Four-legged heroes


From The Antelope Valley Press in California comes the story of our K—9 contingent in Iraq. Chief Warrant Officer Peter Zorba, of Squadron HMM—764 "The Moonlighters" writes:

I fly into Baghdad almost every night, but this night's mission was a special ASR (assault support request).

A Marine K—9 had been killed and another dog wounded earlier in the day and we were going there to pick up the dead K—9, the wounded K—9 and their Marine handlers. How these Marines were attacked, whether in contact with insurgents, a sniper or an improvised explosive device (IED), we never knew.

We took off from our base and flew through the dark, star—clustered Arabian night in an open combat spread. Radios crackled and disembodied voices rolled through my helmet. The lights of small towns scattered across the desert floor, illuminated with a green glow through my NVG's (night vision goggles) passed below us and in and out of my gun sights.

At about midnight we were on short final into a small LZ with battle—scarred concrete walls, and a hardened outpost with a bullet—riddled watchtower. As we touched down, I hopped out the back of our helicopter and watched as our "dash 2" landed about 40 feet to our 7 o'clock.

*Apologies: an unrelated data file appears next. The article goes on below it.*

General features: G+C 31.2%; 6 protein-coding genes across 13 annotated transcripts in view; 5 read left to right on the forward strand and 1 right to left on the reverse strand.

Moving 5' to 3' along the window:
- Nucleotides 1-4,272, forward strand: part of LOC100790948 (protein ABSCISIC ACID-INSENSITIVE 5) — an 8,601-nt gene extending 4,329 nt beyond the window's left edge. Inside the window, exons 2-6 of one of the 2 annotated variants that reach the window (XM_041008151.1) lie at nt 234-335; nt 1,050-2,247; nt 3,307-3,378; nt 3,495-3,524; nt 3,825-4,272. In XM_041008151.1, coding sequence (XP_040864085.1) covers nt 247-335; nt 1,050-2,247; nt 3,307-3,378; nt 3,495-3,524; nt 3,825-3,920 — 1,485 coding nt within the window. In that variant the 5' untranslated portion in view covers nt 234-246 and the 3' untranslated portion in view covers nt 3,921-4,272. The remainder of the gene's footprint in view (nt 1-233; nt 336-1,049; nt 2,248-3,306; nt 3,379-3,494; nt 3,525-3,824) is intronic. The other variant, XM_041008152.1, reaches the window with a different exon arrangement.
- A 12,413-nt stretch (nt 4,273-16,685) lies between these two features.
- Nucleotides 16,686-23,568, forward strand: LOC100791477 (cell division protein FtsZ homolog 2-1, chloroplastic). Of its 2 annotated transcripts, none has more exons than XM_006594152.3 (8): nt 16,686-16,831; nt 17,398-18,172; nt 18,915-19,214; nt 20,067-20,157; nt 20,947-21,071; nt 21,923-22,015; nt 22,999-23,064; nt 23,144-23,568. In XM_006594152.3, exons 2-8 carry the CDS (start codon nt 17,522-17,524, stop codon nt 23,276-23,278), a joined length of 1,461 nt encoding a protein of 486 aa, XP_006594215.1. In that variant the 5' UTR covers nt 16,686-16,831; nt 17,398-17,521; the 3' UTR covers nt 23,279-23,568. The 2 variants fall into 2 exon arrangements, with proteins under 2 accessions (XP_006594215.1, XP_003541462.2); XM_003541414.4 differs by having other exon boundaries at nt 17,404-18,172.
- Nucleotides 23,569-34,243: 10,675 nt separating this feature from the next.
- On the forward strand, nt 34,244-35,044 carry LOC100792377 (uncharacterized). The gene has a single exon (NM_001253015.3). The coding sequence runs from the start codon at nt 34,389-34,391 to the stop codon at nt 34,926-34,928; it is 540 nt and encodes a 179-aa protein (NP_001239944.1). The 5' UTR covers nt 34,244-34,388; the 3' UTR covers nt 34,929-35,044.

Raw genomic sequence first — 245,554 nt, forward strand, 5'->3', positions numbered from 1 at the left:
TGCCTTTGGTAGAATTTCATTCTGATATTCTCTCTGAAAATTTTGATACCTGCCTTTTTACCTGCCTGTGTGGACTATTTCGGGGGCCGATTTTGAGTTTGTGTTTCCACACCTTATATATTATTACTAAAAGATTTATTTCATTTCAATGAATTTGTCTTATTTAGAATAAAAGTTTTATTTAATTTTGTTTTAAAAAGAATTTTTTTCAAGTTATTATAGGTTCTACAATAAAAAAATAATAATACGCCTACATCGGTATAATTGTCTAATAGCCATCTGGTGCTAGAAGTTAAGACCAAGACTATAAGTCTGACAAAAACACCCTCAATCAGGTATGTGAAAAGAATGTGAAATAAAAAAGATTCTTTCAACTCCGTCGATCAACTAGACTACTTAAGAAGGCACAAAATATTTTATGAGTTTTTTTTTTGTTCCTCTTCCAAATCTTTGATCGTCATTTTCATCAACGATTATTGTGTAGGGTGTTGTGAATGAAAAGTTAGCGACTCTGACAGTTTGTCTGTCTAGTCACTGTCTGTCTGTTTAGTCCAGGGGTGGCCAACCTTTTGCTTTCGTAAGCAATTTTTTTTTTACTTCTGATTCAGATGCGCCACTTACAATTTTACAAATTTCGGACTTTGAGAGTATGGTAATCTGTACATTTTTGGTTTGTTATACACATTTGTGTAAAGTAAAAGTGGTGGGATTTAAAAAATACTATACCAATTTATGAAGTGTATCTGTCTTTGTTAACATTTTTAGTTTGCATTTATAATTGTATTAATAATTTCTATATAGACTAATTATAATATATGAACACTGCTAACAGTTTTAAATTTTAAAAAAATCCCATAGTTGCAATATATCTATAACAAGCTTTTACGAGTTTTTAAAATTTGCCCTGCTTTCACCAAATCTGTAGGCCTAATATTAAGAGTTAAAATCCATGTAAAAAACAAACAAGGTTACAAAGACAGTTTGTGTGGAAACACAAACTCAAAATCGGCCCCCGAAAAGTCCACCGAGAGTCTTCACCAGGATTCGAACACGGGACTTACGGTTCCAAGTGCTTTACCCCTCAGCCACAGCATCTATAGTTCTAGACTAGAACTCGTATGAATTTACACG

The LZ was dark and no one was around. Through my NVG's I could see the Marines in the tower, and the bunker at its base, watching us, not really thrilled to see us there, two phrogs spinning on the deck inside their perimeter. And why would they be, as we presented a wonderfully enhanced target for indirect fire (IDF) in their position. Not that they don't take IDF often enough, just that we were now an added bonus to any one already predisposed to 'throwing' a few mortars or RPG's our way ... and theirs!

We waited. Five minutes. Ten minutes. After 15 minutes, with still no sign of anyone, or any dogs, the crew began to grow a little uneasy:

"We're here, where the hell are they?"

"Goddamnit. Who the ... is running this place."

"Do you see anybody, gunner?"

"Negative, sir."

"... If we don't see anybody soon, let's get dash 2 out of here, so at least there's only one of us on the deck here in case we take incoming. You copy that (call sign)."

"Roger that. Copy all."

Just then a door of a small industrial looking building about a hundred meters away, opened and I could see Marines moving awkwardly towards us. They were carrying their rifles with their outside hands and with the inside hand, each held the edge of a body bag. Behind them followed another Marine with a shouldered rifle, MOLLIE pack, and his hands were on the back of the bag.

But this Marine's hands held the trailing edge of the body bag more like a priest would grasp a holy cloth or a child his mother's hem, not really supporting any weight, just holding on. As they loaded the body bag into our bird, I took the young Marine's pack and stowed it and then got him buckled in. The wounded K—9 and his handler were loaded into dash 2, and I sat back down behind my .50 cal and called us clear of wires and trees as we lifted into the night sky.

Once airborne, and on the go, out of the cultural lighting from over the town, I looked back to see a big Marine, head in his hands, sitting in darkness, bent over the body of his dog.